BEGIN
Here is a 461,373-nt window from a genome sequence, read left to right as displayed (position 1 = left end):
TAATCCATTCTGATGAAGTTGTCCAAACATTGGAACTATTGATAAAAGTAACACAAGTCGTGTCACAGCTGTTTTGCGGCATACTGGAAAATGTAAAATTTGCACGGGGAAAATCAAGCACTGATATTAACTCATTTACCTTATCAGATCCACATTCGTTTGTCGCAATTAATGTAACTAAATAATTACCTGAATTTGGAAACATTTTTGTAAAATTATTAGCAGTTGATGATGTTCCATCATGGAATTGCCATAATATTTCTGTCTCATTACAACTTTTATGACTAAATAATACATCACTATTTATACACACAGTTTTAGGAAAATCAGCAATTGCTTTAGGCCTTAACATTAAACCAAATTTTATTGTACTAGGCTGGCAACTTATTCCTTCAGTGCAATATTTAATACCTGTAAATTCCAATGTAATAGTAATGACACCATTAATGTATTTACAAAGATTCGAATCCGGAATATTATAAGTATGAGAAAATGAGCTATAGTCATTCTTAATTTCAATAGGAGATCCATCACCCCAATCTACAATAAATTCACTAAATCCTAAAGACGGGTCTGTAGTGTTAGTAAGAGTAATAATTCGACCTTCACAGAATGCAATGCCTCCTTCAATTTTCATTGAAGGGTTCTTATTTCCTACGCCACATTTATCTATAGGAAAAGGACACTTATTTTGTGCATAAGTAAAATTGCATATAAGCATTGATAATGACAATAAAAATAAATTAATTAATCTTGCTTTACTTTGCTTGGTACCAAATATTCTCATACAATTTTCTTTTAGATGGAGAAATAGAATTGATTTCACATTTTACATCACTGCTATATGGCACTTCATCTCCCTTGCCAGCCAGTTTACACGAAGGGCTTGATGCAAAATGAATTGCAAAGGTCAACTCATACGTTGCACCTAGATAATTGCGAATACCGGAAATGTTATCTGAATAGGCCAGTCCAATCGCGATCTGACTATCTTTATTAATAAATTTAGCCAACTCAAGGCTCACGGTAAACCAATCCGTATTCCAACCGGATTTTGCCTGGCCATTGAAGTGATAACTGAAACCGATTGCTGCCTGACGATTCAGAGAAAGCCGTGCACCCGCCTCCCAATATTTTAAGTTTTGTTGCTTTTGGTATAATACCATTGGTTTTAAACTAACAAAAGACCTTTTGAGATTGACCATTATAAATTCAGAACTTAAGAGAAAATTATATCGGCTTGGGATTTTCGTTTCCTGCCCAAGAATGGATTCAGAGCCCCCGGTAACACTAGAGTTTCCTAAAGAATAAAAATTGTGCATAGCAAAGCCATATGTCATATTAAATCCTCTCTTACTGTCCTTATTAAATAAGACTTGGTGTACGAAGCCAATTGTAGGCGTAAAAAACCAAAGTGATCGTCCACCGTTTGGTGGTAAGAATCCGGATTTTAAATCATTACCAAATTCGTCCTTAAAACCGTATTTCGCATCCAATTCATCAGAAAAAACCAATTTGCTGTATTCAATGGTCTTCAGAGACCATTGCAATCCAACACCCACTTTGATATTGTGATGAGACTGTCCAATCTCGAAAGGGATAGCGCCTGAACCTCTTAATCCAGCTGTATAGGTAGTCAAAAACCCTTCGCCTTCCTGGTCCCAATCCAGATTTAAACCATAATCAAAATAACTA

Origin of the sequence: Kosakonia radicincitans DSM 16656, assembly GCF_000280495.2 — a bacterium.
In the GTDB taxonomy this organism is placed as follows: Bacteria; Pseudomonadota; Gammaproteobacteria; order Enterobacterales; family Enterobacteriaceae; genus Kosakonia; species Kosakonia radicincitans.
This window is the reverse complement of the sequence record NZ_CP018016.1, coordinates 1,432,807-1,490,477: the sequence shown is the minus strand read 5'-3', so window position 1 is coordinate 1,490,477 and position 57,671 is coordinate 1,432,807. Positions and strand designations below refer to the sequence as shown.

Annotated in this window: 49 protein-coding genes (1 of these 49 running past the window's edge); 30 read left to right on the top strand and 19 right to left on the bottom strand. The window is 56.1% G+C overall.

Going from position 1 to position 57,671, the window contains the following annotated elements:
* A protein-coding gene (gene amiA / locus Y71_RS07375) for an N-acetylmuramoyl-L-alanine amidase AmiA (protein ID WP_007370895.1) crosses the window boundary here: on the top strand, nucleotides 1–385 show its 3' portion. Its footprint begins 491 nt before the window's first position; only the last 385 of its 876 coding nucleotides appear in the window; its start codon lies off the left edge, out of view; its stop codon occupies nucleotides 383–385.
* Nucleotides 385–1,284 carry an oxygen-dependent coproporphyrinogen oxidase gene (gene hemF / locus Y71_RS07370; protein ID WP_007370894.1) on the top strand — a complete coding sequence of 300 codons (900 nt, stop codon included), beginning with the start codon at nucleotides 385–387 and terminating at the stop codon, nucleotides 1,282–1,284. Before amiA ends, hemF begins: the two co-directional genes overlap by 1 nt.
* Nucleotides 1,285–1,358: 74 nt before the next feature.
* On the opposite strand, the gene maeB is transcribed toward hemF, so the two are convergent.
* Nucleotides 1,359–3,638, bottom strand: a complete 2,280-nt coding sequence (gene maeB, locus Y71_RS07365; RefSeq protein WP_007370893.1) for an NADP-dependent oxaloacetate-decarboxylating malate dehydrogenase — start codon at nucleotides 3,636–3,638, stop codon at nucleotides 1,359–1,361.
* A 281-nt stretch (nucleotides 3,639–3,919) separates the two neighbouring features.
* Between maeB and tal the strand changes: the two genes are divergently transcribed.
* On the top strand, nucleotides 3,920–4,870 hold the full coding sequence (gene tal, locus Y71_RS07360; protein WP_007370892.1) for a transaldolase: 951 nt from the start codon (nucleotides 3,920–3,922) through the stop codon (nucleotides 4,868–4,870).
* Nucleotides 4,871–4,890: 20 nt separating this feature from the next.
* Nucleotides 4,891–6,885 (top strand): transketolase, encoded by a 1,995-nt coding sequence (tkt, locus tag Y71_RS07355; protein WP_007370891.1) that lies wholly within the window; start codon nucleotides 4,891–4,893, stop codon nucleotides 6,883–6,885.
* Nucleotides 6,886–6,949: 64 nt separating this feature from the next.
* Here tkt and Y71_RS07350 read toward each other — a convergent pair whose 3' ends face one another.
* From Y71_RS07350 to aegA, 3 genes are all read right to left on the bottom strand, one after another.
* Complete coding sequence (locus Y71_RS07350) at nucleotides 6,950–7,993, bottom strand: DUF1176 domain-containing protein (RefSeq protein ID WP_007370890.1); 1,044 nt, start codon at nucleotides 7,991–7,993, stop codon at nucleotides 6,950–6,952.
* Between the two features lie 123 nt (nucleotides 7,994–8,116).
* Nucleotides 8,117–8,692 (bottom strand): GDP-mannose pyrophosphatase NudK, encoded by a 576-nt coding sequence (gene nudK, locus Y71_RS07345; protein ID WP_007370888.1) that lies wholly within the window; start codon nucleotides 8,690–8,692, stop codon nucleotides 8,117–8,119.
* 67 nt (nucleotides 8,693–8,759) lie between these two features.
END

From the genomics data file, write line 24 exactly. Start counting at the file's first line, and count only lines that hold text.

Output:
* 67 nt (nucleotides 8,693–8,759) lie between these two features.